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STRAIT TALK

Virus could wipe out shipping industry's profits

THE good news is that China appears to be getting the Covid-19 outbreak under control. More good news is that most people who are infected recover.

It is particularly welcome that the Maritime and Port Authority of Singapore (MPA) was able last week to announce that a crew member working aboard a cargo ship which had arrived in Singapore from China and was diagnosed with the infection fully recovered and his ship has resumed normal operations.

MPA, the National Environment Agency's Port Health and the Ministry of Health worked together to arrange for the crew member to be treated, the remaining crew onboard the ship to be quarantined for 14 days, and have the ship cleaned and disinfected. None of remaining crew became infected.

The story of the cruise ship Diamond Princess, berthed in Yokohama, has been very different and demonstrates how dislocating this disease can be to the shipping industry.

Many passengers and crew were infected and two people died. It will presumably be some time before that ship is back in service.

The picture has been changing rapidly. By the end of last week, although the number of new cases in China was declining, more were being detected in other countries, including Italy and several other European countries. The word "pandemic" was still being avoided but there were cases being reported around the globe.

Updated guidelines

On Wednesday last week, International Chamber of Shipping (ICS) secretary general Guy Platten led a delegation of shipping industry leaders to meet the World Health Organization (WHO) in Geneva.

ICS has been working on updated guidance for the industry and a statement stressed that the shipping sector was working closely with the WHO to ensure that guidelines for industry and governments help limit the spread of Covid-19, while maintaining international trade.

Mr Platten said: "We have a special obligation to ensure the safety and health of seafarers and passengers. We have proposed a collaboration with WHO to evaluate and refine best practices regarding managing health threats in a shipboard environment.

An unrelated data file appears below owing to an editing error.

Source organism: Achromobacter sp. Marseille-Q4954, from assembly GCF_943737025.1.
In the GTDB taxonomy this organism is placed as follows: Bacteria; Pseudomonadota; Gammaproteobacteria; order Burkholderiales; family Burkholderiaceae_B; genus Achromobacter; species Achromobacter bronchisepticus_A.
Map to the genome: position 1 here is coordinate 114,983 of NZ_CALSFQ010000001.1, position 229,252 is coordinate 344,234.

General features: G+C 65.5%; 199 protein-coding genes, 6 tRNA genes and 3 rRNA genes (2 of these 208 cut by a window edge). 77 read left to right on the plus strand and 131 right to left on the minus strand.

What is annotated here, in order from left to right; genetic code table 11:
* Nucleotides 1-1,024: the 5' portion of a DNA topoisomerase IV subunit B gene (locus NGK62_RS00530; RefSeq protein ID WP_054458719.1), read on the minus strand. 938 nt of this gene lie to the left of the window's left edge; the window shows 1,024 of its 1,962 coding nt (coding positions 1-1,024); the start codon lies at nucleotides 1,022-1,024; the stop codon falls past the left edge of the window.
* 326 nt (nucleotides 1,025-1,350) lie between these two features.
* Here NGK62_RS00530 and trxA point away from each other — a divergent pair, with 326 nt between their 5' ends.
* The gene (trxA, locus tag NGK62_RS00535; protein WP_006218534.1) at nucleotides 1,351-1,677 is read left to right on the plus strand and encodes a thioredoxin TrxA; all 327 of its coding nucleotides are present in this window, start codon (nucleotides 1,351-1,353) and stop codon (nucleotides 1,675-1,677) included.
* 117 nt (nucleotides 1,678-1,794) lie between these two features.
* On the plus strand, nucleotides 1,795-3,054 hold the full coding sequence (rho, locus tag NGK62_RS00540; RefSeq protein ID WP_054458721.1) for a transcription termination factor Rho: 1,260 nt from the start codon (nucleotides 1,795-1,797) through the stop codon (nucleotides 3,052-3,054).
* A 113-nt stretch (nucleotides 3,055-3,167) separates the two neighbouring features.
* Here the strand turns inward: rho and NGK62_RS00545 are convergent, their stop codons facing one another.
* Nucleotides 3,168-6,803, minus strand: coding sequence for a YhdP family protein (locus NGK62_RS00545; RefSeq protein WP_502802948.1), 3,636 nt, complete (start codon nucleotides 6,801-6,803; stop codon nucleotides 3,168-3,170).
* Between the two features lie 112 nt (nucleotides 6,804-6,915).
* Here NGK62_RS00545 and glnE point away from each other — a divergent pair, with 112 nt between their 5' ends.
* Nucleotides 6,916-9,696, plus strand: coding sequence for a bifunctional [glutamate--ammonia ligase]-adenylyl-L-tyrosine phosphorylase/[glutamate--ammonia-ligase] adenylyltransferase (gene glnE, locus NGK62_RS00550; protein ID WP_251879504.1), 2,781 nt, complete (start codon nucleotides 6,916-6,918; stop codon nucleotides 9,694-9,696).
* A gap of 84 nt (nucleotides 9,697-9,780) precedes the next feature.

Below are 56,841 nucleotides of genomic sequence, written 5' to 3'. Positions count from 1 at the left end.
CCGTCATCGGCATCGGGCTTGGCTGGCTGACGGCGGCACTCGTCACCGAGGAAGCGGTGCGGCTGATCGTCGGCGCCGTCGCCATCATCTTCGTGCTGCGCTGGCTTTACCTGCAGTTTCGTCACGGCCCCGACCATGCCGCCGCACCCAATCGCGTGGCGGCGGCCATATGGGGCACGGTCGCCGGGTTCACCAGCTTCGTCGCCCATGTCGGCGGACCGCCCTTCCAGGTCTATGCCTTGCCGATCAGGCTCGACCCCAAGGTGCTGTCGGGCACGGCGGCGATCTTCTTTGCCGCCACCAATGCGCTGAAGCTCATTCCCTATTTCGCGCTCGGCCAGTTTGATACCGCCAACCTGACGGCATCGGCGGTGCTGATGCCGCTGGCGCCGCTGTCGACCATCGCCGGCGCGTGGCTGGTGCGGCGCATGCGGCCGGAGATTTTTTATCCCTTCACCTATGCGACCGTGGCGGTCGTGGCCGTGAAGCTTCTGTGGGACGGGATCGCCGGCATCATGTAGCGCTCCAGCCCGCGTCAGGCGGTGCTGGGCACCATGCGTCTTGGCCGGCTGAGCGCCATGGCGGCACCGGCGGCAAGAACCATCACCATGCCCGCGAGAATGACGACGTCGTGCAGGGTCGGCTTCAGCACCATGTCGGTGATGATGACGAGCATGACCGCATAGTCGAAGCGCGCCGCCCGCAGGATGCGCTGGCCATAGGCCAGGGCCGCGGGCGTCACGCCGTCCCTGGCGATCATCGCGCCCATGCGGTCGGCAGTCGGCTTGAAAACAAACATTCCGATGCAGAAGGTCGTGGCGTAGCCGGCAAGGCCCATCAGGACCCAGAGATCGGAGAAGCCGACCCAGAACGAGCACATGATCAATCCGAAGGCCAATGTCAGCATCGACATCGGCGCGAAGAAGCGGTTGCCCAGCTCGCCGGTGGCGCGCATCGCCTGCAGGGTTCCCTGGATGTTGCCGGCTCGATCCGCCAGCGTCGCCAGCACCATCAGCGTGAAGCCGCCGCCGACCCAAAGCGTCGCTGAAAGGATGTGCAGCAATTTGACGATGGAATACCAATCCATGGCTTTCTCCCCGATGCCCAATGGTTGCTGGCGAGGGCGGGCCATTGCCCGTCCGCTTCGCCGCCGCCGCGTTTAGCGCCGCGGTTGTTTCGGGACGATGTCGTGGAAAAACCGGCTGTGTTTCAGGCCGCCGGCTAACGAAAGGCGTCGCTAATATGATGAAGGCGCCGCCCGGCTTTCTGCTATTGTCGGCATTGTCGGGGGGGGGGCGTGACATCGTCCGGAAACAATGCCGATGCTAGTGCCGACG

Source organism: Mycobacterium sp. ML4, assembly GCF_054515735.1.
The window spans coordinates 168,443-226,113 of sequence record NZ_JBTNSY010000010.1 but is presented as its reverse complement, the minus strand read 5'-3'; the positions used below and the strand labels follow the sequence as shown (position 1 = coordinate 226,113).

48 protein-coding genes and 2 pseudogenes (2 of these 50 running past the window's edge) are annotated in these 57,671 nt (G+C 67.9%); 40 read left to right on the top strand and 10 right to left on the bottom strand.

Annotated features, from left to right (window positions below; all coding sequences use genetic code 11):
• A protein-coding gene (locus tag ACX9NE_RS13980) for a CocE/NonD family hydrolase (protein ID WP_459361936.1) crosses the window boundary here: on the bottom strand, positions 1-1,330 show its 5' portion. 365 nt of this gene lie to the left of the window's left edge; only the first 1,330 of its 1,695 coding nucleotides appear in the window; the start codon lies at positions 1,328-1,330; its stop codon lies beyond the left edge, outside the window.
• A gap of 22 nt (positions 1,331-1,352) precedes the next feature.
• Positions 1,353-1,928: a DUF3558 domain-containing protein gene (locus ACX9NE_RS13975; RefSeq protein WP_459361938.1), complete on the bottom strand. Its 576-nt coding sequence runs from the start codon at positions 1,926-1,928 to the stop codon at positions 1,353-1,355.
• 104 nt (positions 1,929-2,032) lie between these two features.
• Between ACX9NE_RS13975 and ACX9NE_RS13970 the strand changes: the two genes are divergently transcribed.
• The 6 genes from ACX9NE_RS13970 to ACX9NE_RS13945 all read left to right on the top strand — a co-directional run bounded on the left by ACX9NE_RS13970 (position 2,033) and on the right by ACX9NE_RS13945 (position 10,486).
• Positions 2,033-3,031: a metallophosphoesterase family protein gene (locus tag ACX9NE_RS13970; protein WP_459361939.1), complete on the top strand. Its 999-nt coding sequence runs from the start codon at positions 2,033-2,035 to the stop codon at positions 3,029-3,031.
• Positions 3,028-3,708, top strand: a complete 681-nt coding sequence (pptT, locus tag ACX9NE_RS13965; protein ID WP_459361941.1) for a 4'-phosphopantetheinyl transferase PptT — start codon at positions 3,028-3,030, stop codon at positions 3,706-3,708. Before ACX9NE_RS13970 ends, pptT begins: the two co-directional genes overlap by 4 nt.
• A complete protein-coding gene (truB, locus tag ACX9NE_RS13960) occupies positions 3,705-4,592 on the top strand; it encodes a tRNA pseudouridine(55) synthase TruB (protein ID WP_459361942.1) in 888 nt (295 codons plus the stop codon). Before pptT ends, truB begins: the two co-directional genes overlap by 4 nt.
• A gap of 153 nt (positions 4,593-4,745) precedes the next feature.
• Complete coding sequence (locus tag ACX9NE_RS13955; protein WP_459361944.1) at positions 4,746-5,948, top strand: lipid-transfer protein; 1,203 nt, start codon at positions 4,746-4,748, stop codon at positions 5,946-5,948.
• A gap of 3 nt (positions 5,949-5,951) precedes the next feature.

"The cruise industry in particular has highly advanced practices and procedures and we are looking for practical ways to adapt those to broader maritime applications. We hope this effort will help provide some additional clarity and consistency for shoreside authorities when addressing ships during a health emergency. The maritime industry, especially ICS and its members, are fully committed to these efforts."

Covid-19 is estimated to be costing the industry US$350 million a week in lost revenues. More than 350,000 containers have been removed from global trade. Global supply chains continue to suffer, and issues remain around the quarantining of ships at ports.

Industry analyst and consultant Maritime Strategies International (MSI) has published an analysis of how the virus had been affecting shipping sectors and what the implications of a further escalation might be.

The impact of the disease on the Chinese economy has already been severe and the scenarios for shipping range from a quick resolution to a long drawn-out impact. In the 10 days or so that have passed since that analysis was carried out, the situation appears to have moved towards a longer-lasting impact.

MSI managing director Adam Kent noted that each sector had been affected to a different degree by the crisis and each had a different set of vulnerabilities to escalation or prolonged disruption.

Huge hit to dry bulk

He said: "Vessel earnings in the tanker segment have already seen a negative impact and are exposed to continued disruption to oil demand, while for dry bulk the coronavirus has worsened an already-challenging environment.

"The impact on the container trades have been different until now, with relatively small movements in markets but major disruption to trade. In each case the downside risks from escalation and further disruption are extensive."

Turning to dry bulk, he said the potential impact of Covid-19 was "huge, given that China imports around 40 per cent of global dry bulk cargoes.

Chinese industrial production and demand for dry bulk imports have already been severely hit by the virus, the result of extended factory closures and reduced worker mobility.

Mr Kent said the container shipping sector has experienced a different type of exposure to Covid-19, "with the immediate impact on markets so far arguably the smallest among the three main sectors". But he warned: "Disruption to containerised supply-chains and liner company operations has been extensive, however, and the longer this lasts, the less markets will be insulated."

For container ships, the outbreak is fundamentally a question of supply not demand, as disruption to China's manufacturing output and port operations effectively creates a big reduction in the supply of containerised goods.

The impact so far effectively amounts to an extension of the Lunar New Year - when even in normal years container trade flows take a hit, freight rates tumble and factory output takes weeks to return to normal. The outbreak has turbo-charged these seasonal trends.

It was reported that the International Air Transport Association's members expect to see Covid-19 wipe out any prospects of making a profit this year. It could well be that the same could be said for much of the shipping industry.